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Everything posted by Umberto

  1. These links explain it quite well: https://www.atlassian.com/git/tutorials/undoing-changes/git-revert https://www.atlassian.com/git/tutorials/undoing-changes/git-reset https://www.atlassian.com/git/tutorials/resetting-checking-out-and-reverting I didn't really understand what you have done. When you say push I assume you have a remote repo? Is folder B inside folder A? Did you push folder A or B to the remote repo? What do you want the end result to be? Regardless, it doesn't sound like you are using git as intended. Normally you would create a new branch to test some feature and then merge into master. Also, having many different copies of the same repo locally kind of defeats the purpose of a version control system. Lastly, I think it would be a good idea to create a dummy project so that you can experiment with adding new files, commits, branches, merging and all of that so that you can get the hang of it without having to deal with 300mb of node modules
  2. For one, iOS software development requires a mac, and that's a business in the hundreds of billions.
  3. Well, LTT definitely wont do this in their coming video but you have to consider the market and compare it to what the actual alternatives for that market is. And this is enterprise stuff. If you go to HPs website and look at their enterprise workstation configurator you will get a $200 Xeon processor, 500gb spinning drive, 8 gb RAM, optical drive, 4 USB-A ports and not much else for a cool $3400. Obviously, no one that's in the market for these machines would buy that base config.
  4. Lol come on. Pretty large enterprises have different needs and sometimes a mac is the right tool for the job, sometimes a Linux desktop and sometimes a windows machine is.
  5. Yes, but every other platform has improved as well. And Linux is constantly playing catch-up, so relatively speaking it's about the same. Grandma wants to stream her DRM protected flash content to her chromecast, so you get her an iPad instead - there's an app for that. "Year of the Linux desktop" is really about Linux as an OS for personal computing. 20 years ago the personal computing needs of the masses meant a desktop computer. Nowadays most people use their smartphone as their main computing platform, and the family computer was replaced by an iPad. In that regard, "the year of the Linux desktop" has already happened thanks to Android.
  6. If you are huge into PC gaming then I would definitely use Windows for that. I switched to Linux in 2004 but then two years later I got my first mac. I kept my Linux desktop around for a while longer but I almost never used it so I put it in a closet and used it as a server for some time. Semi frequently I visit different Linux forums to see what's going on in the community and it's the usual lack of software and driver support that people have problems with. "But it's much better now than 5 years ago" they say and to me it seems that, relatively speaking, it's about the same. The year of the Linux desktop never came and desktop computer usage in general is in decline so I guess it never will. Obviously on servers it's a different story.
  7. I would put it in the constructor as it doesn't make sense to have an addStudent method in a Student class.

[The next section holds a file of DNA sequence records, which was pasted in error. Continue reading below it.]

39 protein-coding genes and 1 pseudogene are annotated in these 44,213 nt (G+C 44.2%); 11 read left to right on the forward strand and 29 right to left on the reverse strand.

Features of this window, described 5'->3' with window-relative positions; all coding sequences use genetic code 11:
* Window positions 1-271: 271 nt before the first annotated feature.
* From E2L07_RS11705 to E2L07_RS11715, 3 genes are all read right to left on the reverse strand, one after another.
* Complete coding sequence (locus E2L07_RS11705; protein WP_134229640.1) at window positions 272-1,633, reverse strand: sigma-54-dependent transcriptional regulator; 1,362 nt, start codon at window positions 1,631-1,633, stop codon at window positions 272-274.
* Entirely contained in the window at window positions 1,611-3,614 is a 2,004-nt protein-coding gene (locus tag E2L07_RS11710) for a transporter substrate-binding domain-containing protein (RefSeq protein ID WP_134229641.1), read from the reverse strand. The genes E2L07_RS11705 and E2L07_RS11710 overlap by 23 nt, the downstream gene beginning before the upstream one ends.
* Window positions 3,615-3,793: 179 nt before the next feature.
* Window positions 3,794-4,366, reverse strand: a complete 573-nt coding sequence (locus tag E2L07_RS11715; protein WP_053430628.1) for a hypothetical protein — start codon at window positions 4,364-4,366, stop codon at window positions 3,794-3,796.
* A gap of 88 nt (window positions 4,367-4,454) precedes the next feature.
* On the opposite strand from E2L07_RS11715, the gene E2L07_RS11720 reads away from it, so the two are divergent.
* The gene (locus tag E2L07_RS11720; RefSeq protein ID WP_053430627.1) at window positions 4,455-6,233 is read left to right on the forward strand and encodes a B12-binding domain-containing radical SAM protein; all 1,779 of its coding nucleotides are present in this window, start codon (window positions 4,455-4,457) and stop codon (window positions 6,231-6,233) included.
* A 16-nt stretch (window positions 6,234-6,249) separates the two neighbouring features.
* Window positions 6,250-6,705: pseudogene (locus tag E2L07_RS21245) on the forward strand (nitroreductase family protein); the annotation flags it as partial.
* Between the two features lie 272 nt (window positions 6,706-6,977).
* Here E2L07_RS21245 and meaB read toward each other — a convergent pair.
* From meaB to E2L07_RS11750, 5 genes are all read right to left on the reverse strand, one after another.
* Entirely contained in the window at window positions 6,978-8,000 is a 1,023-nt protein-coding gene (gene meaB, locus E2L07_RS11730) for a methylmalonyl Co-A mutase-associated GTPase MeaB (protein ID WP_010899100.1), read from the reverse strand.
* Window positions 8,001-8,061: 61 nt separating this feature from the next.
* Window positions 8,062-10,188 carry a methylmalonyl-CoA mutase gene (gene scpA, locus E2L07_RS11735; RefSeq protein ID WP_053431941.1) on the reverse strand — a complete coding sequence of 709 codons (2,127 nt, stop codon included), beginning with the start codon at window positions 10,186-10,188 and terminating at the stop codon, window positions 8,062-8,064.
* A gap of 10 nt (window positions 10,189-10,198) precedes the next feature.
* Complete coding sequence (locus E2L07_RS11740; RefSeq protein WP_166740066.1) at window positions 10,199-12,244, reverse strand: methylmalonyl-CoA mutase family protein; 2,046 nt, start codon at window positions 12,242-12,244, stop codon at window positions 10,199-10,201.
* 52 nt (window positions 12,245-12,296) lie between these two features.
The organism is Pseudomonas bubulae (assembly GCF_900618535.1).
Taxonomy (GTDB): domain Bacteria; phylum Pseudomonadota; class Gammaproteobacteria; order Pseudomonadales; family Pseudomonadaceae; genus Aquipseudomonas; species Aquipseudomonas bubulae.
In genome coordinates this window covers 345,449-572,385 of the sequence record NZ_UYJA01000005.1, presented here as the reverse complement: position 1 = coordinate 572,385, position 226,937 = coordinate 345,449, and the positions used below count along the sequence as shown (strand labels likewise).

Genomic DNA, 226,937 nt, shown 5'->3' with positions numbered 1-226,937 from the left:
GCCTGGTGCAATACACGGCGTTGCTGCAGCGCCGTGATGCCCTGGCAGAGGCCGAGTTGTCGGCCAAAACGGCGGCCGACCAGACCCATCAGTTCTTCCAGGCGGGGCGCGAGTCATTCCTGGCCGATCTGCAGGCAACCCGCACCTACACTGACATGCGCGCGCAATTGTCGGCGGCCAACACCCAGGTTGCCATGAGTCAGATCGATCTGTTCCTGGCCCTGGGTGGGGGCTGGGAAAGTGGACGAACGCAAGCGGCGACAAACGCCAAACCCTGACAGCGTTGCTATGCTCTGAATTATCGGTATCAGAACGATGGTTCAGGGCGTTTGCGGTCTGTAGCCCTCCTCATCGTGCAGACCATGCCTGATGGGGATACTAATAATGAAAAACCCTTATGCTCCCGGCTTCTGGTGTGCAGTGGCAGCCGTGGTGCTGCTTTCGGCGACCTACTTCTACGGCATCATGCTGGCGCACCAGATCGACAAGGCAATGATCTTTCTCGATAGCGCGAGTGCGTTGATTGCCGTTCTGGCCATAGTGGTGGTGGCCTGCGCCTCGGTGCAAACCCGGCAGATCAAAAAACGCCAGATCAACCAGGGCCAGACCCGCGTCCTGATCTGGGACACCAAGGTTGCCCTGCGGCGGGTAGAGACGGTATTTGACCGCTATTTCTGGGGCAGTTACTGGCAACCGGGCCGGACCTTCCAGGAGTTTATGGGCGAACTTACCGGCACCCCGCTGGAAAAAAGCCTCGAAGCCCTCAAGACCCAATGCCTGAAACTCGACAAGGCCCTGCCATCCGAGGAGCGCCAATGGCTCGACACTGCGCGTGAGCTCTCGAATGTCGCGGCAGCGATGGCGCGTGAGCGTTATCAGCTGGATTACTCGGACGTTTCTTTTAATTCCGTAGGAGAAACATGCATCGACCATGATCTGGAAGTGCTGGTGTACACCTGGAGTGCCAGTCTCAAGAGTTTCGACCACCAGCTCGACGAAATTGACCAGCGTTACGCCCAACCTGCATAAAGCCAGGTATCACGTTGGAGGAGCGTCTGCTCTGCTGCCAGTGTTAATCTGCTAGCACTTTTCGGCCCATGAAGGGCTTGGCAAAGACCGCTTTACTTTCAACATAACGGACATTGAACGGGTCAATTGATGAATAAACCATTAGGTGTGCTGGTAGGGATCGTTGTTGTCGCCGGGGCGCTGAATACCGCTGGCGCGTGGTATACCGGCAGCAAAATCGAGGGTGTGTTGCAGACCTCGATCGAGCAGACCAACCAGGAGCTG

8. In the paradise papers leaks it came to light that Apple had moved key subsidiaries to some tax haven. Nothing illegal, just bad PR. Google is not selling your data per se, they are monetizing it by using it for advertising purposes. The more they know about you, the better they can target you with ads, the more they can charge companies to advertise their products. They aren't selling your data to some Chinese intelligence service or something. Not even Facebook did that knowingly with the whole Cambridge Analytica scandal, they were just really really reckless with their users data.
  9. It is not illegal to store personal data. What is illegal, however, is to store personal data and then not provide it when asked. Google evidently does provide it when asked. Apple does. I would assume all other tech companies do as well. I assume by breaking the law you are referring to the tax dodging, but you are confusing tax evasion with tax avoidance. Tax is a cost and all companies want to minimize costs. What they do then is they use some creative corporate structures to shuffle money and costs around to different internal legal entities in such a way that it will result in as little taxes owed as possible. But the whole point of this is to pay as little tax as possible while still following the law. If they didn't care about following the law they could just lie about their expenses and not pay any taxes, but that would be a very very serious crime and not something that any serious company is interested in doing. Sometimes though, companies make mistakes so they are forced to pay back taxes, and probably some fine and interest. But the point of tax dodging is to do it in accordance with the law. You just don't like Apple and assumes that they must do everything that's bad, which is moronic.
  10. In order to comply with GDPR they have to be able to provide you with all the data they store that is connected to you, at least as an EU citizen. They do do that for US citizens as well though. So you can easily request to have all your data sent to you. Funnily enough Gary Explains published a video about that today: TLDR: Among other things Google saves all your purchases that you've ever made online (even purchases not related to google. They get this info from your gmail), they store your location with every search you have ever made, mp3 files of every command spoken to the google assistant etc. Even if they wanted this data for training AIs or whatever, they don't have to connect it to you personally, it could have been anonymized. But they don't want that of course because their business model is monetizing your data, so personal data is more valuable than anonymized data. Apple on the other hand has no way of monetizing your data. They have a completely different business model and they only want your money. Consequently, when you request your data from Apple you will get stuff like logs of your iCloud logins, your name and stuff related to your registered Apple devices, iMessage logs (not the content), apple care and warranty stuff etc. This is something that anyone can request and see for themselves how much personal data these tech companies have on you and they have to provide it to you because that is the law. Saying that "Apple is lying!" is silly because there is no proof of that, it would be illegal and very costly if people find out, and there is very little incentive for Apple to do that as they have no way of monetizing your data anyway. Having said all of that, Apple is no saint, they are not a charity fighting for privacy. But they are a company who doesn't need to monetize their users data, and whose competition does. Pushing this privacy narrative is obviously a business decision because they can offer something their competition can't.